Christian theology speaks of two categories of sin: original sin and actual sin. We acknowledge that people are sinners both by nature and by deed. Last week I discussed the importance of the doctrine of Original sin, but we must not allow the weightiness of our sin nature to tempt us to overlook the specific manifestations of sin in our lives. Actual sins must be addressed as part of a holistic plan of counseling against sin.*
Biblical counseling is big on the heart. Counselors speak and write often on “matters of the heart,” of identifying heart issues in troubled people. Counselors are trained in the skills of probing for heart issues, and seeking to identify potential “idols of the heart.” There’s much to be commended in this approach, but we must also provide individuals practical tools for fighting specific sin temptations. There can be tendency to identify heart issues, confront a person’s heart desires, and then believe simply that change will now happen. After all, sin arises from the heart so once the heart has been exposed it seems only logical that now it will reorient itself. The problem, however, is that in such an approach counseling has failed to also address the matter of actual sins, and actual sins, even when heart motives are identified and challenged, have a strong hold on us.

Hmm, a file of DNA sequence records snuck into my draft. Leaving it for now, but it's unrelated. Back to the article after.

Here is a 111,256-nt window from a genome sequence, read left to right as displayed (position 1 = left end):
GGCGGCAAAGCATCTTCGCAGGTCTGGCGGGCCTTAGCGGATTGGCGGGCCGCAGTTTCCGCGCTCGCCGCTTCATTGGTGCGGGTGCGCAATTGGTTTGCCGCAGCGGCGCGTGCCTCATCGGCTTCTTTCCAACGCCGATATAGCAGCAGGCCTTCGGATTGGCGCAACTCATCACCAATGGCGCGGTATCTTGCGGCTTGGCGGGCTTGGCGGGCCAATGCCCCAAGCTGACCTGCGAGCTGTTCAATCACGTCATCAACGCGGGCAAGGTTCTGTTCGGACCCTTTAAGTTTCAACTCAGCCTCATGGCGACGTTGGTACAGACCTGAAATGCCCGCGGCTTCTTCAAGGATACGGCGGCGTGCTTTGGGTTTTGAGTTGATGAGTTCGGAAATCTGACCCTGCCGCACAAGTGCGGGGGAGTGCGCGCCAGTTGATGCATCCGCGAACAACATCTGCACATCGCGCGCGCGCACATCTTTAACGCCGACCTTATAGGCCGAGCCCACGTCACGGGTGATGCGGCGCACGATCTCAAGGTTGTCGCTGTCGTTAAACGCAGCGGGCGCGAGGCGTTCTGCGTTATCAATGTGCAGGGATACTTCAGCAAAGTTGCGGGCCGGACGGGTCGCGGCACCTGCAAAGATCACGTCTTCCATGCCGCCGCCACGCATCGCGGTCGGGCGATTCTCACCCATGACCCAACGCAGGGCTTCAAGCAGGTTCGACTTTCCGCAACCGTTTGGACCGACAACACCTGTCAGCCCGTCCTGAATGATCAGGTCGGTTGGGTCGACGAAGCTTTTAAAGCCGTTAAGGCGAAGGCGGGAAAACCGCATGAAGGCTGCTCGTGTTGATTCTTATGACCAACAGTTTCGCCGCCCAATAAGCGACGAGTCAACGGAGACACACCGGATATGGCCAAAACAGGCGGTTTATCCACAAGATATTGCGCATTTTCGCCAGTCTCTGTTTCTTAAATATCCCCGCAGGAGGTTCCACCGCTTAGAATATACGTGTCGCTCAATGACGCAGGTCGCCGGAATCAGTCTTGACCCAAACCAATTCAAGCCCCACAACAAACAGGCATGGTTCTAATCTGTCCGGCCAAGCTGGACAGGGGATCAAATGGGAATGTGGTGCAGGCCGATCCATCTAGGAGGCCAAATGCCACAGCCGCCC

Actual sins, carried out over time and performed regularly become habituated into the pattern of our lives. Sometimes they are subtle, we are so prone to those habits we don’t even notice when we are performing them or moving towards them. An example may help to illustrate this point. If I have a problem with anger I may learn, from counseling, that it is my selfish desires that are the core of my issue (James 4:1). I may strive to work on my selfishness, and control my outbursts, but if I have a pattern of complaining about others, or grumbling under my breath, I am not likely to make much progress in my fight against anger. Why? Because I have a habit that needs to be addressed in conjunction with the heart motives that lie underneath them. Likewise, if I am prone towards greed and discontentment, I can and should seek to work on my heart and seek to find greater joy and contentment in Christ. If, however, I continue to spend every evening shopping online I am not likely to make much progress, I am going to continue to struggle with discontentment and longing for some thing that will make me happy. My habits compound my problems, and addressing only heart issues and not actual sins will leave me stuck.
The Bible confirms this teaching of the powerful hold of habituated sin. Jesus, in particular, speaks of sin as enslaving. He says that “everyone who practices sin is a slave to sin” (John 8:34). Paul, writing to Christians, says similar things when he warns us not to “let sin reign in your mortal body” (Rom. 6:12). The Apostle recognizes that we can let sin become our master, making us “obey its passions.” While we are free from the rule of sin (v. 14), we can submit our members to unrighteousness (v. 13) and become enslaved again to sin (v. 16).